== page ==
Director: Bobby Farrelly, Peter Farrelly
Starring: Owen Wilson, Jason Sudeikis, Jenna Fischer
Running time: 1 hour 45 minutes
It is painfully redundant to hope that The Farrelly Brothers will ever reach the comedic heights of their first three films. Dumb & Dumber, Kingpin and There’s Something About Mary have forever set an unassailable level of expectation for Peter and Bobby Farrelly. Their latest film Hall Pass marks something of a sea change for the gross-out, gutter-minded brothers. A grown up movie, jokingly examining the changing dynamic of marriage and monogamy. Hall Pass manages to be surprisingly mature and genuinely incisive in its portrayal of middle aged malcontent. Well, for about ten minutes at least.
Rick (Wilson) and Fred (Sudeikis) are offered a week-long ‘hall pass’ by their spouses; who are tired of their sex-obsessed locker-room talk and instinctive male-habit of checking out every hot girl who passes by. Rick’s wife Maggie (Fischer) and Grace (Applegate) leave town with the kids, whilst Rick and Fred check into the Comfy Nite Motel for a week of no strings attached, guilt-free hedonism. Maggie and Grace are confident that the freedom granted to their husbands will serve only to make them realise just how lucky they actually are. Rick and Fred hit the town with their posse of middle aged misfits, in search of mayhem. The first few days don’t exactly bring much mayhem, maybe some mild discord. Rick and Fred get high on pot-brownies and play golf, get drunk and pass out without so much as a sniff of action.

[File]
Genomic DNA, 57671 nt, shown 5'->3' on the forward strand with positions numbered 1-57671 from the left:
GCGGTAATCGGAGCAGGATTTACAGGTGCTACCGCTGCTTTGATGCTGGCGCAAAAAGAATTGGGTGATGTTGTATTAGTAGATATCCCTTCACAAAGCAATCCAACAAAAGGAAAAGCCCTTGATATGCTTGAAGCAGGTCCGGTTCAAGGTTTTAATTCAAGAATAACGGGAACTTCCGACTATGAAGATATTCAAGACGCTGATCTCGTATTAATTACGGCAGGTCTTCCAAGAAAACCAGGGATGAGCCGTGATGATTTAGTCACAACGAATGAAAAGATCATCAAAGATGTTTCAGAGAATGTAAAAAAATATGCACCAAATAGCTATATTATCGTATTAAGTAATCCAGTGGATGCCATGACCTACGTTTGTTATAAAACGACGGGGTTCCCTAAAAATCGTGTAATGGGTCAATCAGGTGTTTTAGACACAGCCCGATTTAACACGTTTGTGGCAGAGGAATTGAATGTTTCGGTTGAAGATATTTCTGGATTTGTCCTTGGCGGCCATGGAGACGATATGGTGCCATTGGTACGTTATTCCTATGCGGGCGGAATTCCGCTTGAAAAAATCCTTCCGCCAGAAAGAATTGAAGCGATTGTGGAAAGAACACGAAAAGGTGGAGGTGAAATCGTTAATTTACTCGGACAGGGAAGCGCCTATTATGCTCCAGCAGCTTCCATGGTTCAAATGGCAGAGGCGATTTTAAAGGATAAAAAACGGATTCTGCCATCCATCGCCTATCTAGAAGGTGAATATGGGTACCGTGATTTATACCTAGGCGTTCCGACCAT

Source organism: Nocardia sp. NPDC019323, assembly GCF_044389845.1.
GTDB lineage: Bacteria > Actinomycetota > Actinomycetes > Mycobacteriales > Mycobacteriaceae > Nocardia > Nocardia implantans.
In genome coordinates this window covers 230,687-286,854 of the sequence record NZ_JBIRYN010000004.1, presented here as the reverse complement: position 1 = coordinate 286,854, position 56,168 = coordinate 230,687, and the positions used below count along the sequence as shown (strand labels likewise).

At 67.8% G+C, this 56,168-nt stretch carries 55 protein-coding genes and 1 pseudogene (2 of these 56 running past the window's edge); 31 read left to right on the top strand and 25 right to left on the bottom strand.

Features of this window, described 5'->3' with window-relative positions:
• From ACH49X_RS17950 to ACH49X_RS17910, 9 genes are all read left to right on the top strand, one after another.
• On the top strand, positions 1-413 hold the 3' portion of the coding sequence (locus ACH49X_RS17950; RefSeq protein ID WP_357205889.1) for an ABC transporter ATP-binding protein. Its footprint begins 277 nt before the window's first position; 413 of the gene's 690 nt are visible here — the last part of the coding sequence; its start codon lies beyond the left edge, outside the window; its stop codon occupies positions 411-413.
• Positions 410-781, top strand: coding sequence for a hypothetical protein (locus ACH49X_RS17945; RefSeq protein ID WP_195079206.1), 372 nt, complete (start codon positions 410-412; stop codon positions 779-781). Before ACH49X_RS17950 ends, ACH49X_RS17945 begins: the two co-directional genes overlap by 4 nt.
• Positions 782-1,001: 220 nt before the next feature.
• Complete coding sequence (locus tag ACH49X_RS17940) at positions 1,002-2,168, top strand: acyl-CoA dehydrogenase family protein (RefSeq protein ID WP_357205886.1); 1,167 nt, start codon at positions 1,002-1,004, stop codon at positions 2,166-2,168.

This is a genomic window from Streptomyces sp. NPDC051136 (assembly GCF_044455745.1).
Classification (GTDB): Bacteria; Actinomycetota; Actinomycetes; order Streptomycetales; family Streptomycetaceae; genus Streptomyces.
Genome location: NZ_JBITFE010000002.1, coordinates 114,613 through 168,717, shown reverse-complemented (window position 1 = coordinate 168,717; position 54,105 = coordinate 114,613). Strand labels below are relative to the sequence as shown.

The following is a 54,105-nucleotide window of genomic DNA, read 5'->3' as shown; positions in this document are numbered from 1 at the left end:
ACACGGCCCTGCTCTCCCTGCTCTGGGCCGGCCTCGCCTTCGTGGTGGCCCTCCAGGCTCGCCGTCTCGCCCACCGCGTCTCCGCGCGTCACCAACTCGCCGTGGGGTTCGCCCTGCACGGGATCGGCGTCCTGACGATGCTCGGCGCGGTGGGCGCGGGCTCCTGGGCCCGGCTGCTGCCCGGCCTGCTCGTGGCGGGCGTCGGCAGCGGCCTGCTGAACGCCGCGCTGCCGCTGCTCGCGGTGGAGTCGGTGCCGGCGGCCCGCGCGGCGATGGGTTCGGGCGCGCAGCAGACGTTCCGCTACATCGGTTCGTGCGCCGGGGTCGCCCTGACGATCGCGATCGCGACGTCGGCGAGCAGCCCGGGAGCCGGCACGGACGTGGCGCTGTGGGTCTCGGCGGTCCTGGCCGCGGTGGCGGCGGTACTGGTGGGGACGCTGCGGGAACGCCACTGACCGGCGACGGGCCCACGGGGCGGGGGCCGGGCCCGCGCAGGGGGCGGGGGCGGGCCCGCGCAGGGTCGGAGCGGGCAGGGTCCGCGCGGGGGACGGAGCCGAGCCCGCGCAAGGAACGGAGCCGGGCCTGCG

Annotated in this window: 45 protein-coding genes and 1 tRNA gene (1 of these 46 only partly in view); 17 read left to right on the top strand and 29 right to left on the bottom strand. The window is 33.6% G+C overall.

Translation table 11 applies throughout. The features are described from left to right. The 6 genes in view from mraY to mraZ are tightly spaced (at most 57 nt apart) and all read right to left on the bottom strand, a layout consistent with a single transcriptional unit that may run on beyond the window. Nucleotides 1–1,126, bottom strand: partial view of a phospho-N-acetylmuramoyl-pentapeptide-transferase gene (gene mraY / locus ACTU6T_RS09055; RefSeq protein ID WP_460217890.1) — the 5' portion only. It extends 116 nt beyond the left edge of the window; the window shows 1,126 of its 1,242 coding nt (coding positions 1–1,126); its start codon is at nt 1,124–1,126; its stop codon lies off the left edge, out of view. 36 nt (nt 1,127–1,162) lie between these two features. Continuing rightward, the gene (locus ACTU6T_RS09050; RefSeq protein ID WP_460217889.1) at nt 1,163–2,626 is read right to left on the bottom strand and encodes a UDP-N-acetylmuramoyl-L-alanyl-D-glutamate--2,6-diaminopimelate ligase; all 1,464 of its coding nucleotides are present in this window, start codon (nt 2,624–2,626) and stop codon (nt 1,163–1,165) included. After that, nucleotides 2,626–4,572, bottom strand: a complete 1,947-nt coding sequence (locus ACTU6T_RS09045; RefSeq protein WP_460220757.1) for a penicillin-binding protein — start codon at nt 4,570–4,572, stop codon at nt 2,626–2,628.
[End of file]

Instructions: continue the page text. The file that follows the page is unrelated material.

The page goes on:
The film is punctuated by extreme scenes of typical Farrelly Brothers toilet humour. After a jacuzzi mishap, Rick is dragged to safety by a couple of nude gym patrons and intimately positioned to affirm the racial penis stereotyping in an uncomfortably graphic full frontal close-up. Fred is caught rubbing one out in his car by some local cops and on another occasion; just as he is about to make full use of his hall pass – his classy lady friend falls foul of a loose-bowelled sneeze which wrecks the mood (and bathroom wall).
Maggie and Grace meanwhile are gradually realising that the passes offered to their husbands, were just as much about them as their bumbling other-halves. Their Cape Cod vacation is spiced up by the visit of a college baseball team, young kids eager to make full use of the experienced older women. Maggie is tempted by the ruggedly handsome team coach, while back home Rick looks set to seal the deal with a young Australian barista he has been drooling over for weeks.
Hall Pass had the potential to be a genuinely funny grown up (ish) movie, maybe more Judd Apatow than classic Farrelly. It is stuck between a Parenthood type tale and all out American Pie gross fest. The Farrelly Brothers films usually hinge on an unlikely romantic warmth, which is not really present here. The characters are likable but not imbued with sufficient empathy to really make them relatable or worthy of our sympathy. The overall plot does not really lend itself to a full feature, as the last act seems thrown together and hurried – particularly the inclusion of Richard Jenkins as the old-enough-to-be-your-granddad party guru. The laughs are less frequent and effective as the film trails off and loses its way somewhat. Hall Pass whilst not hitting the side-splitting heights of their early movies, remains an enjoyable addition to the Farrelly Brothers catalogue.